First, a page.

Martin Berger: Progressive West Village Champion
By Bruce Poli
Martin Berger, one of the founders of the Downtown Independent Democrats, Vice President of Village Independent Democrats, and a great advocate of civil rights, was a progressive attorney who had West Village values written all over him. And for the West Village he loved, he did great good.
The DID and VID, iconic progressive political clubs, were formed in the 1960s to transfer power from political bosses and the party to the people in the communities of downtown New York. They stood up for low-income housing, neighborhood preservation, quiet accessible street life—two examples were the closing off of Washington Square Park to traffic and the resistance to building a superhighway through the South Village.
These are hallmarks of West Village history that define our neighborhood and make it one of the most desirable communities in New York. As for political stands, the members of the DID and VID backed Adlai Stevenson for president and campaigned for him on street corners.
A longtime advocate of affordable housing and gay rights before it was popular, Martin Berger actually advanced his first amendment principles way beyond a protected arena…
It was 1960 and George Lincoln Rockwell, founder of the American Nazi Party, was in a debate with Berger, who was Jewish. Rockwell told him that he “seem[ed] like a good Jew, so I will give you a trial before executing you when I take power.” “So, I offered to the ACLU that I would defend his right to free speech if he ever needed it,” Berger told the New York Post. “I don’t agree with anything this man says, but he has a right to hold unpopular beliefs.” Thus began a series of dialogues which transfixed audiences and cost him friends, but as a principled progressive, he stood for the human rights afforded all Americans.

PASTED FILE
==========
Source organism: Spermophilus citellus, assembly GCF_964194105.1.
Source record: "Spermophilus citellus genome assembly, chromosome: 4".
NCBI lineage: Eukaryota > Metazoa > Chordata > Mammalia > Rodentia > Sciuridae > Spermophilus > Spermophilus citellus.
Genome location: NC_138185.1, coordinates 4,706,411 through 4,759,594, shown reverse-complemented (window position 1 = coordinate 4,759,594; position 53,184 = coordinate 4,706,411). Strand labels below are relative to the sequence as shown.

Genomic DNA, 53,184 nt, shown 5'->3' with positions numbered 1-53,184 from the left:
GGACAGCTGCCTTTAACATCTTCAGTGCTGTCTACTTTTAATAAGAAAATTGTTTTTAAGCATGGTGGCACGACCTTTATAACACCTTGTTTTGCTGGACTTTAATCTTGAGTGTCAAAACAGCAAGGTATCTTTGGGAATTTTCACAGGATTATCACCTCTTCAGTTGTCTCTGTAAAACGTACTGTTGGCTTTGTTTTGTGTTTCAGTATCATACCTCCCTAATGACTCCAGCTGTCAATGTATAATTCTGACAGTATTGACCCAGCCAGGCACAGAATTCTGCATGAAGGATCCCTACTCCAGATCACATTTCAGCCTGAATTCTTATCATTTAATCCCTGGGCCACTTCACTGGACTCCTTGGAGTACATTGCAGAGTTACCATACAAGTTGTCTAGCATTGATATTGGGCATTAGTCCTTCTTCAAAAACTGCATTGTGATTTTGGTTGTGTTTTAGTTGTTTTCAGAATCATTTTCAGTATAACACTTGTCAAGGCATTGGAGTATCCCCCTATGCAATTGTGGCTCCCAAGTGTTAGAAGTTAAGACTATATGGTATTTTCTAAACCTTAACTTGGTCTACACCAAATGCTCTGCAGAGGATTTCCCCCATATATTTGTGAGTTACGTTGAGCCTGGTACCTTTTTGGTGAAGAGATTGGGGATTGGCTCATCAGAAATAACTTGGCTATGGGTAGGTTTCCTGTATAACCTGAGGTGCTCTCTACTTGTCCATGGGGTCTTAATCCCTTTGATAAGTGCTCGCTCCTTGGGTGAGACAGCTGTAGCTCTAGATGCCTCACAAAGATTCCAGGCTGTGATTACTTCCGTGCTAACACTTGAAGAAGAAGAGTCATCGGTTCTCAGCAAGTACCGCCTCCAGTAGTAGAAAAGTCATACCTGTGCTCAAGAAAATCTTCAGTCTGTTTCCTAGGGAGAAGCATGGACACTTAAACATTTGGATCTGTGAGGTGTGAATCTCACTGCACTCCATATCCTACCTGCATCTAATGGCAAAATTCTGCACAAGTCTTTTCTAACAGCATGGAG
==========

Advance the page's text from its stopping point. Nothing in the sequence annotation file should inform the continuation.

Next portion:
According to the New Jersey Jewish News 2/18/66: Berger, a volunteer American Civil Liberties Union attorney who has appeared on behalf of unpopular causes in the past, was the target of sharp criticism from some Jews for his action. Two clients fired him after he got back to his office, and the telephone rang throughout the day with callers denouncing him. Berger said he never got a chance to explain to them why he defended Rockwell or that more than 30 of his own relatives died in the Nazi extermination apparatus in Europe. When he left the courthouse, he was berated by some for being not much less than a traitor to the Jewish people. A Jewish lawyer deliberately spat on the sidewalk as Berger spoke to reporters. A gentile youth passing by said, “Look at him, he puts down his own kind.”
Berger’s was a humanitarian stance unique to the progressive West Village character. Our community has always represented the great ideas, values, and visions of the American spirit and its optimistic and creative view of human life and democratic society.
As a district leader, Martin led the fight for affordable housing in the creation of the extensive West Village Housing development along Washington Street in the 1960s. He fought alongside Jane Jacobs against Robert Moses’ Lower Manhattan Expressway, which would have destroyed a large part of South Greenwich Village and Soho.
Later in life, Martin and his wife Keen (see WVN 8/2014) bought a beach house in Saltaire on storied Fire Island where he became the beloved mayor. He also became an avid gardener, devoted to flowers and seaside plantings. At his Judson Church memorial in January 2003, the following tribute was read: “The board and staff of Settlement Housing Fund are saddened by the loss of Martin M. Berger, indefatigable housing lawyer and passionate advocate. We miss his humor, pragmatic wisdom and friendship” (Carol, Clara, and Susan).
Half a century after these historic roots, downtown New York still leads progressive politics in America. As the saying goes, Greenwich Village is where “America happens first.”
Thank you, Martin Berger, for your leadership for a progressive America.